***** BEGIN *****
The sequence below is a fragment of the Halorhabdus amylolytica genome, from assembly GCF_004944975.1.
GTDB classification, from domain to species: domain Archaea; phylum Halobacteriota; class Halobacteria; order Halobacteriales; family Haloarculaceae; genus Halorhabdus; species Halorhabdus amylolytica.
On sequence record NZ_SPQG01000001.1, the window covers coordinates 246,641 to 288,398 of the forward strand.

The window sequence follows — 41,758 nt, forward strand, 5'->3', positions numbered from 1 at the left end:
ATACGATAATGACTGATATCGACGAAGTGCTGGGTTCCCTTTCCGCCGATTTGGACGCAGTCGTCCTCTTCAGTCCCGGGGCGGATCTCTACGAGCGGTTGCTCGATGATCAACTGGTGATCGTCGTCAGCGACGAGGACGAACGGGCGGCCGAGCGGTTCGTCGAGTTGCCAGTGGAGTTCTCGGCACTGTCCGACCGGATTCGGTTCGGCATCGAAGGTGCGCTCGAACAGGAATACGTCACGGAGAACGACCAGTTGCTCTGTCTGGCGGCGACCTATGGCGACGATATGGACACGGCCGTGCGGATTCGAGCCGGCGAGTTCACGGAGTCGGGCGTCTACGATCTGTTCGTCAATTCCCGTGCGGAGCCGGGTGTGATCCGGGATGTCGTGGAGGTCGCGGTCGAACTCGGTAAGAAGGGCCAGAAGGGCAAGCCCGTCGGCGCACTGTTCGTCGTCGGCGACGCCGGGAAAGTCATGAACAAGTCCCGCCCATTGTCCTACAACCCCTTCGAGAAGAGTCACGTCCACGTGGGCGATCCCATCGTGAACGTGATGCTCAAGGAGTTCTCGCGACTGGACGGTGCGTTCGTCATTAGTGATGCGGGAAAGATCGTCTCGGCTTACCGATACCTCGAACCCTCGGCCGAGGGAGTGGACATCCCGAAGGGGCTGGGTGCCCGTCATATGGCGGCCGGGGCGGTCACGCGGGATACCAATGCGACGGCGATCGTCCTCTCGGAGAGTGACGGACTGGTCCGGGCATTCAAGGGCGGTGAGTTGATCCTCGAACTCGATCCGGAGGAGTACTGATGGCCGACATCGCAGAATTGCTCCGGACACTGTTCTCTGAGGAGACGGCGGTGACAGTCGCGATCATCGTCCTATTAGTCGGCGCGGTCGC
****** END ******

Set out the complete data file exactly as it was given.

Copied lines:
The sequence below is a fragment of the Halorhabdus amylolytica genome, from assembly GCF_004944975.1.
GTDB classification, from domain to species: domain Archaea; phylum Halobacteriota; class Halobacteria; order Halobacteriales; family Haloarculaceae; genus Halorhabdus; species Halorhabdus amylolytica.
On sequence record NZ_SPQG01000001.1, the window covers coordinates 246,641 to 288,398 of the forward strand.

The window sequence follows — 41,758 nt, forward strand, 5'->3', positions numbered from 1 at the left end:
ATACGATAATGACTGATATCGACGAAGTGCTGGGTTCCCTTTCCGCCGATTTGGACGCAGTCGTCCTCTTCAGTCCCGGGGCGGATCTCTACGAGCGGTTGCTCGATGATCAACTGGTGATCGTCGTCAGCGACGAGGACGAACGGGCGGCCGAGCGGTTCGTCGAGTTGCCAGTGGAGTTCTCGGCACTGTCCGACCGGATTCGGTTCGGCATCGAAGGTGCGCTCGAACAGGAATACGTCACGGAGAACGACCAGTTGCTCTGTCTGGCGGCGACCTATGGCGACGATATGGACACGGCCGTGCGGATTCGAGCCGGCGAGTTCACGGAGTCGGGCGTCTACGATCTGTTCGTCAATTCCCGTGCGGAGCCGGGTGTGATCCGGGATGTCGTGGAGGTCGCGGTCGAACTCGGTAAGAAGGGCCAGAAGGGCAAGCCCGTCGGCGCACTGTTCGTCGTCGGCGACGCCGGGAAAGTCATGAACAAGTCCCGCCCATTGTCCTACAACCCCTTCGAGAAGAGTCACGTCCACGTGGGCGATCCCATCGTGAACGTGATGCTCAAGGAGTTCTCGCGACTGGACGGTGCGTTCGTCATTAGTGATGCGGGAAAGATCGTCTCGGCTTACCGATACCTCGAACCCTCGGCCGAGGGAGTGGACATCCCGAAGGGGCTGGGTGCCCGTCATATGGCGGCCGGGGCGGTCACGCGGGATACCAATGCGACGGCGATCGTCCTCTCGGAGAGTGACGGACTGGTCCGGGCATTCAAGGGCGGTGAGTTGATCCTCGAACTCGATCCGGAGGAGTACTGATGGCCGACATCGCAGAATTGCTCCGGACACTGTTCTCTGAGGAGACGGCGGTGACAGTCGCGATCATCGTCCTATTAGTCGGCGCGGTCGC